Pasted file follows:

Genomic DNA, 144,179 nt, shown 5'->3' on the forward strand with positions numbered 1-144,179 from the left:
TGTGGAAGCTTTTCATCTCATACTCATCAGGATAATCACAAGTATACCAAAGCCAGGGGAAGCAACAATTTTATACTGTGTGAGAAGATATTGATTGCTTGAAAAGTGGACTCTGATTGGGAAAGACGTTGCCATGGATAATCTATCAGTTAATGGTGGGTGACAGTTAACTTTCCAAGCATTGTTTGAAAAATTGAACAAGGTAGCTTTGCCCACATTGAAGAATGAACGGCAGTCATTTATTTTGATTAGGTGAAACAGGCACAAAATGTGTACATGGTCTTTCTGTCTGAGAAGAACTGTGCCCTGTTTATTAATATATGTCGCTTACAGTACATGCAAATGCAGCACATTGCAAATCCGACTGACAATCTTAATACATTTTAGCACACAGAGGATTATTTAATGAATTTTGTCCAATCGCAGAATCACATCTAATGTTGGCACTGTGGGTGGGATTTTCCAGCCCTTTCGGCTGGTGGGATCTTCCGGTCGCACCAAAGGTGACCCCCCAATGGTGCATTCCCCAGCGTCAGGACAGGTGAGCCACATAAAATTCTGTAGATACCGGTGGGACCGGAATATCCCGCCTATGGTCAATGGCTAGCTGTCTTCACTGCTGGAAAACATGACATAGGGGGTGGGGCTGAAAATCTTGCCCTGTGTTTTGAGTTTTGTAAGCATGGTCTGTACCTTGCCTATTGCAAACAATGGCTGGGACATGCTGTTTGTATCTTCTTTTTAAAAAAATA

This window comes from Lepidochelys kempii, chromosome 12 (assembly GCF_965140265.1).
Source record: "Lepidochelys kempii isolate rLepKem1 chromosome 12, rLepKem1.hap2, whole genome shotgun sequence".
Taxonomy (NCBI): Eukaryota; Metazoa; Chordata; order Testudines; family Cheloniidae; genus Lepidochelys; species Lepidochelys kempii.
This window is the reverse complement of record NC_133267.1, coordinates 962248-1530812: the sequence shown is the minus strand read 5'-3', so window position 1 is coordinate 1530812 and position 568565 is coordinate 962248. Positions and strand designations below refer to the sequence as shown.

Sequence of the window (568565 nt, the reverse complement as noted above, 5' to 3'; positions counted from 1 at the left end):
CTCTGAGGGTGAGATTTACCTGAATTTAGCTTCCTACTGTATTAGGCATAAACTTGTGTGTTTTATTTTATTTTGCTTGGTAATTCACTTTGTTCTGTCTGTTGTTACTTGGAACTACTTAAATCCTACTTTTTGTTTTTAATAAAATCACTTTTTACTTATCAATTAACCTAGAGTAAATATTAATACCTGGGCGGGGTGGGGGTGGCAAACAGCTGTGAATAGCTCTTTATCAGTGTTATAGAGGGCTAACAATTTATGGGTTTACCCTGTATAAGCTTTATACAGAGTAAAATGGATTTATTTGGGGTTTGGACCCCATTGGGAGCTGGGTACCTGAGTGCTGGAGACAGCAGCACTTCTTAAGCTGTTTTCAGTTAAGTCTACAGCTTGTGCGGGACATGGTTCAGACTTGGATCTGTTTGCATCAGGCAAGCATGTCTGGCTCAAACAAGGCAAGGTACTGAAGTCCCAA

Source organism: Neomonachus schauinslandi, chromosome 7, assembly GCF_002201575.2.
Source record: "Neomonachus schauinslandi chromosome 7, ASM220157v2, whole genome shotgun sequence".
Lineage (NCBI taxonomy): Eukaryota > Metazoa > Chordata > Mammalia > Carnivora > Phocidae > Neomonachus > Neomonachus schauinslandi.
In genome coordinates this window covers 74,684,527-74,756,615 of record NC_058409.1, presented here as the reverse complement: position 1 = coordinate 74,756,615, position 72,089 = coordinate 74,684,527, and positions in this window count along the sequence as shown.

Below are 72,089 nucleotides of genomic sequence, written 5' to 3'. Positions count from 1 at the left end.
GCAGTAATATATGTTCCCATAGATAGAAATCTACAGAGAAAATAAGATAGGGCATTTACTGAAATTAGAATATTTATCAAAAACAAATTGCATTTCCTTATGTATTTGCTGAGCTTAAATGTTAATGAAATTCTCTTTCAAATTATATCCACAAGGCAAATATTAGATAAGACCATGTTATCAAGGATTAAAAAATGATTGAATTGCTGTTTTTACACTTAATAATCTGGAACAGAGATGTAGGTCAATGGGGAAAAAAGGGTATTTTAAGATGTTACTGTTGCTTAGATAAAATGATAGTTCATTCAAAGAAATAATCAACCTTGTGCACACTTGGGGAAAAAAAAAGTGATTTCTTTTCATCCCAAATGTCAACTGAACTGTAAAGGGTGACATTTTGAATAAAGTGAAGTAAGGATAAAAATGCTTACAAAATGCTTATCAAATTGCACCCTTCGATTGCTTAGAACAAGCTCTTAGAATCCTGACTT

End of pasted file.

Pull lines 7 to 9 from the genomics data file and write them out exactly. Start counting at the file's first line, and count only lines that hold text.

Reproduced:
Sequence of the window (568565 nt, the reverse complement as noted above, 5' to 3'; positions counted from 1 at the left end):
CTCTGAGGGTGAGATTTACCTGAATTTAGCTTCCTACTGTATTAGGCATAAACTTGTGTGTTTTATTTTATTTTGCTTGGTAATTCACTTTGTTCTGTCTGTTGTTACTTGGAACTACTTAAATCCTACTTTTTGTTTTTAATAAAATCACTTTTTACTTATCAATTAACCTAGAGTAAATATTAATACCTGGGCGGGGTGGGGGTGGCAAACAGCTGTGAATAGCTCTTTATCAGTGTTATAGAGGGCTAACAATTTATGGGTTTACCCTGTATAAGCTTTATACAGAGTAAAATGGATTTATTTGGGGTTTGGACCCCATTGGGAGCTGGGTACCTGAGTGCTGGAGACAGCAGCACTTCTTAAGCTGTTTTCAGTTAAGTCTACAGCTTGTGCGGGACATGGTTCAGACTTGGATCTGTTTGCATCAGGCAAGCATGTCTGGCTCAAACAAGGCAAGGTACTGAAGTCCCAA

Source organism: Neomonachus schauinslandi, chromosome 7, assembly GCF_002201575.2.